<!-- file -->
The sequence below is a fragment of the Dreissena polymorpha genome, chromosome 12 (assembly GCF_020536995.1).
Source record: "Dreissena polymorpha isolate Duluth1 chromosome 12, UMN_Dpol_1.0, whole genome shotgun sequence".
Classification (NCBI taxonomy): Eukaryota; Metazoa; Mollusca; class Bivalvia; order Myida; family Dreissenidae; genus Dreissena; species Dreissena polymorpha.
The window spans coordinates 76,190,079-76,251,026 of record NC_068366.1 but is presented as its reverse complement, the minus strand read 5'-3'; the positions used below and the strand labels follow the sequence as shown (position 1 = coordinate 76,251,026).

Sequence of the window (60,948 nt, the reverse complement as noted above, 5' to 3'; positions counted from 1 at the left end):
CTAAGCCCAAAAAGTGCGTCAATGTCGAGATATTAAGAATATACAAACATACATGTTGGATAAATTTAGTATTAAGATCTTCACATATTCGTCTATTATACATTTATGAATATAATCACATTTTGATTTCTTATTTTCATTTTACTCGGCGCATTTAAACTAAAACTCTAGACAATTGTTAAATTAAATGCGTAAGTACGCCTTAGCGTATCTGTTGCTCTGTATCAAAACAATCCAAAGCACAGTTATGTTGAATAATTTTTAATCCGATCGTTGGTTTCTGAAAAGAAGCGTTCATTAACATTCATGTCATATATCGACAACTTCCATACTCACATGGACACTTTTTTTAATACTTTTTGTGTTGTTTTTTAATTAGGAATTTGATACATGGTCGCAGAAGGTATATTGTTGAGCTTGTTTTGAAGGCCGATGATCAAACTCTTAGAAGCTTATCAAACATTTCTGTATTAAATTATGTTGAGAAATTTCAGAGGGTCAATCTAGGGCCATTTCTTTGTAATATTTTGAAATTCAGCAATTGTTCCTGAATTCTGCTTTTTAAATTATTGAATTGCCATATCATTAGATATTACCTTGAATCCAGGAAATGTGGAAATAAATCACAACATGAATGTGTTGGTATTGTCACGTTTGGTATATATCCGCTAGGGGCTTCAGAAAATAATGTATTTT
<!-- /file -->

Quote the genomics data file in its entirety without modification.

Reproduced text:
The sequence below is a fragment of the Dreissena polymorpha genome, chromosome 12 (assembly GCF_020536995.1).
Source record: "Dreissena polymorpha isolate Duluth1 chromosome 12, UMN_Dpol_1.0, whole genome shotgun sequence".
Classification (NCBI taxonomy): Eukaryota; Metazoa; Mollusca; class Bivalvia; order Myida; family Dreissenidae; genus Dreissena; species Dreissena polymorpha.
The window spans coordinates 76,190,079-76,251,026 of record NC_068366.1 but is presented as its reverse complement, the minus strand read 5'-3'; the positions used below and the strand labels follow the sequence as shown (position 1 = coordinate 76,251,026).

Sequence of the window (60,948 nt, the reverse complement as noted above, 5' to 3'; positions counted from 1 at the left end):
CTAAGCCCAAAAAGTGCGTCAATGTCGAGATATTAAGAATATACAAACATACATGTTGGATAAATTTAGTATTAAGATCTTCACATATTCGTCTATTATACATTTATGAATATAATCACATTTTGATTTCTTATTTTCATTTTACTCGGCGCATTTAAACTAAAACTCTAGACAATTGTTAAATTAAATGCGTAAGTACGCCTTAGCGTATCTGTTGCTCTGTATCAAAACAATCCAAAGCACAGTTATGTTGAATAATTTTTAATCCGATCGTTGGTTTCTGAAAAGAAGCGTTCATTAACATTCATGTCATATATCGACAACTTCCATACTCACATGGACACTTTTTTTAATACTTTTTGTGTTGTTTTTTAATTAGGAATTTGATACATGGTCGCAGAAGGTATATTGTTGAGCTTGTTTTGAAGGCCGATGATCAAACTCTTAGAAGCTTATCAAACATTTCTGTATTAAATTATGTTGAGAAATTTCAGAGGGTCAATCTAGGGCCATTTCTTTGTAATATTTTGAAATTCAGCAATTGTTCCTGAATTCTGCTTTTTAAATTATTGAATTGCCATATCATTAGATATTACCTTGAATCCAGGAAATGTGGAAATAAATCACAACATGAATGTGTTGGTATTGTCACGTTTGGTATATATCCGCTAGGGGCTTCAGAAAATAATGTATTTT